Why did the chickens cross the road? To get a sandwich. #Tampa — where zackwittman took this photo in the #YborCity neighborhood — is the home to the Cuban sandwich. (At least that’s what people from there will tell you.) Although the exact creator and location of its origins are debatable, the neighborhood’s claim seems solid: that its large Cuban population, which swelled toward the end of the 19th century, at least popularized the idea in the U.S. that combining ham, roasted pork, Swiss cheese and pickles between bread is a fantastic idea. Visit the link in our profile to read about imjasondiamond’s road trip through #Florida, from Jacksonville to Key Largo. #regram #🐣

36608 228 May 27, 2017

The debate over the removal of 4 Confederate-era monuments has stewed in #NewOrleans for nearly 2 years. And things haven’t subsided with the removal of the statue of #RobertELee, which was plucked off its pedestal a week ago. For many, this is about family members who went to war and family members who were sold in the slave market downtown, and family in whom the bloodlines overlapped in ways that have seldom been acknowledged. Cherice Harrison-Nelson, who was photographed by misterwidmer, is Big Queen of the Guardians of the Flame, one of the city’s Mardi Gras Indian tribes, who wear elaborately beaded and feathered suits sewn by hand. Last year, she made a suit to commemorate her enslaved great-great-grandfather. “His name was Madison,” she told nytimes recently. “He was only 11 years old when he was stolen from his mother and his father … Despite all of the atrocities perpetuated against this child, he lived to be an elder. Because of that, I am here. When the crane lifted Lee off his pedestal, I exhaled. I thought: ‘It’s about time. It’s about time.’” Visit the link in our profile to read 4 more stories.

7884 42 May 27, 2017

Fresh Italian cheeses are best eaten as soon as they’re made, when they taste utterly pure, sweet and milky. Or at least that’s the ideal. #Burrata, mozzarella’s luscious creamy-centered cousin, was once a relatively unknown regional specialty. Lately, though, it has gained immensely in popularity outside Italy. Now, twice-weekly shipments from Puglia meet the needs of consumers in the U.S. You can also find an excellent domestically produced burrata, from California, New York, Texas, Vermont and Wisconsin. Everyone loves it — and why not? It demands to be devoured. Fresh burrata needs no adornment, just good bread, or perhaps a drizzle of olive oil and a few arugula leaves. Here, in a dish photographed by karstenmoran, it’s served with a fava bean-celery-fennel relish and arugula, and topped by a drizzle of olive oil. Visit the link in our profile to get this simple springtime #recipe from nytfood. #🧀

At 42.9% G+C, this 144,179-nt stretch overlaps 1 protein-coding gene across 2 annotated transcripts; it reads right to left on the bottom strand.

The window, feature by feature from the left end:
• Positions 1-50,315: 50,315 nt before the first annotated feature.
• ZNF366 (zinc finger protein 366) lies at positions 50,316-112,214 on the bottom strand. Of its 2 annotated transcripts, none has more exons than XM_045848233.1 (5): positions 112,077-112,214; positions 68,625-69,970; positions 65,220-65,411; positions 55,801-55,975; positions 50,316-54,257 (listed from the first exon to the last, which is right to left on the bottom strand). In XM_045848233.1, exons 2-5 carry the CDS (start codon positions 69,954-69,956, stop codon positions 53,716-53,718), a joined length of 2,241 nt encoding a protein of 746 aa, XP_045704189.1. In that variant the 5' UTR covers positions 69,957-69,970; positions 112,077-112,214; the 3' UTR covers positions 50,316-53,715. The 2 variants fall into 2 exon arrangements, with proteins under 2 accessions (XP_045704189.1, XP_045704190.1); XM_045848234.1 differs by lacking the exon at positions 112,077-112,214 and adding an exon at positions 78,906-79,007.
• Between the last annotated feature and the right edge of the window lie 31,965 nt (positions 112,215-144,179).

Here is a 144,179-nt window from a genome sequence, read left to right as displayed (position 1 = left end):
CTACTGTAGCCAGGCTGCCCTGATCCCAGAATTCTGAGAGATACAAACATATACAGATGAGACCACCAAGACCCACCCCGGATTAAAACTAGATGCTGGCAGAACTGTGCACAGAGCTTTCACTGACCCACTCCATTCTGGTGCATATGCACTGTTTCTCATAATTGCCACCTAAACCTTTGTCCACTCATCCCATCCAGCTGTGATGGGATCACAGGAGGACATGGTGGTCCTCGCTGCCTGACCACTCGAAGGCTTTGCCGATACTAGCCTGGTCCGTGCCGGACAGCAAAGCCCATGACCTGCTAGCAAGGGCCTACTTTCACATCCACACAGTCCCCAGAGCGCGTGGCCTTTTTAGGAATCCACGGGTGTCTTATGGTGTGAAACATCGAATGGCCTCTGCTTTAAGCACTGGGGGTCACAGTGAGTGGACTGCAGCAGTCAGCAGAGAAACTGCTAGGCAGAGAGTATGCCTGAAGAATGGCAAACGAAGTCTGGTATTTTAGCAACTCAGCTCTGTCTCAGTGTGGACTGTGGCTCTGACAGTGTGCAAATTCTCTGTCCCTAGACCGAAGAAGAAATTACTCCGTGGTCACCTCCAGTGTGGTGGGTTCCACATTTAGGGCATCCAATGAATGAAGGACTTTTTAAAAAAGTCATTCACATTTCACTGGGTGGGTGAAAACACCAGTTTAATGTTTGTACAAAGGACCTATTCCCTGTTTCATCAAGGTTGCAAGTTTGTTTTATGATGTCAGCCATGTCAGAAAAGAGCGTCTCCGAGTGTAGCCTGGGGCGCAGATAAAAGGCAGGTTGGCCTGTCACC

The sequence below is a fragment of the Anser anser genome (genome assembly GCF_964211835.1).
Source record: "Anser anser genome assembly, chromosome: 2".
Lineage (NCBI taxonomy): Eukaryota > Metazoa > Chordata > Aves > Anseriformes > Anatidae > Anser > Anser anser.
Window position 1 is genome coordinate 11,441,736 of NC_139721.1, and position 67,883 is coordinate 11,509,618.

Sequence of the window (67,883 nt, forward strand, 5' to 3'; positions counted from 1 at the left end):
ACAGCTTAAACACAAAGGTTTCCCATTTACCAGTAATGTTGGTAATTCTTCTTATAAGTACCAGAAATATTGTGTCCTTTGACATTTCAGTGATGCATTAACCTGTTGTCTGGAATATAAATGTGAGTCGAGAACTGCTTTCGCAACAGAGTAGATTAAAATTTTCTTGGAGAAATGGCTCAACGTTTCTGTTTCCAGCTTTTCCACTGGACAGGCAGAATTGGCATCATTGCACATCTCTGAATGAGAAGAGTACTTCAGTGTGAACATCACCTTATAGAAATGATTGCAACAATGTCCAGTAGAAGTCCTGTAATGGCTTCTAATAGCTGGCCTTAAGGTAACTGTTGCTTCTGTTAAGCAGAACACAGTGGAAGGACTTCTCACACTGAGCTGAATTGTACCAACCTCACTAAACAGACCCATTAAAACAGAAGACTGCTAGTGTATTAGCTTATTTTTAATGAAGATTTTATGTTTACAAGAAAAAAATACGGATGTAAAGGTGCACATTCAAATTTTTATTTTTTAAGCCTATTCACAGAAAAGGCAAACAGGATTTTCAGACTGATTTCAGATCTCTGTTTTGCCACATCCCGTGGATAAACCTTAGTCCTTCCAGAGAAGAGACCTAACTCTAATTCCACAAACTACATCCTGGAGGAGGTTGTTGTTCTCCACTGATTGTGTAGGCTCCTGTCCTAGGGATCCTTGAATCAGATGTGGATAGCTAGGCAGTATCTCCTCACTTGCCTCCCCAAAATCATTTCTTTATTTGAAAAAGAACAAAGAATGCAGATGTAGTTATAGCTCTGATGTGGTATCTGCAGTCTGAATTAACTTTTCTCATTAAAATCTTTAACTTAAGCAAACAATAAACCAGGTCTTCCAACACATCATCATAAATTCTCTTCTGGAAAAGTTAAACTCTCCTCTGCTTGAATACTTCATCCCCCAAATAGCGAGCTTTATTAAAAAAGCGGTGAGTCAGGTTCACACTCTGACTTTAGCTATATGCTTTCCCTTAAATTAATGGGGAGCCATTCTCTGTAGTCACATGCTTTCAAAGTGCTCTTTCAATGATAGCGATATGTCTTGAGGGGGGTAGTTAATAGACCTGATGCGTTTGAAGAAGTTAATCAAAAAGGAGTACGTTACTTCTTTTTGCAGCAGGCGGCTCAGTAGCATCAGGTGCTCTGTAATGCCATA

25628 527 May 26, 2017

The first group of women graduated from usarmy infantry training last week. But with soldiers obscured by body armor, camouflage face paint and smoke grenades, it was hard to distinguish the mixed-gender squads from those of earlier generations. And that’s just how the #Army wants it. After the Obama administration ordered the military in 2013 to open all combat positions to women, the Army developed gender-neutral performance standards to ensure that recruits entering the infantry were all treated the same. It has sought to play down the significance of the new female infantrymen — as they’re still known — not mentioning, when families gathered last week for their graduation, that the 18 women who made it through would be the first in more than 2 centuries for the American infantry. But just before graduation, one female drill sergeant pulled aside a group of female privates and gave them her unofficial assessment: “This is a big deal.” Melissa Golden ( eyesplosion) took this series of photos of women and men training together. Swipe left to see more photos, including 2 from the graduation, and and visit the link in our profile to read the full story.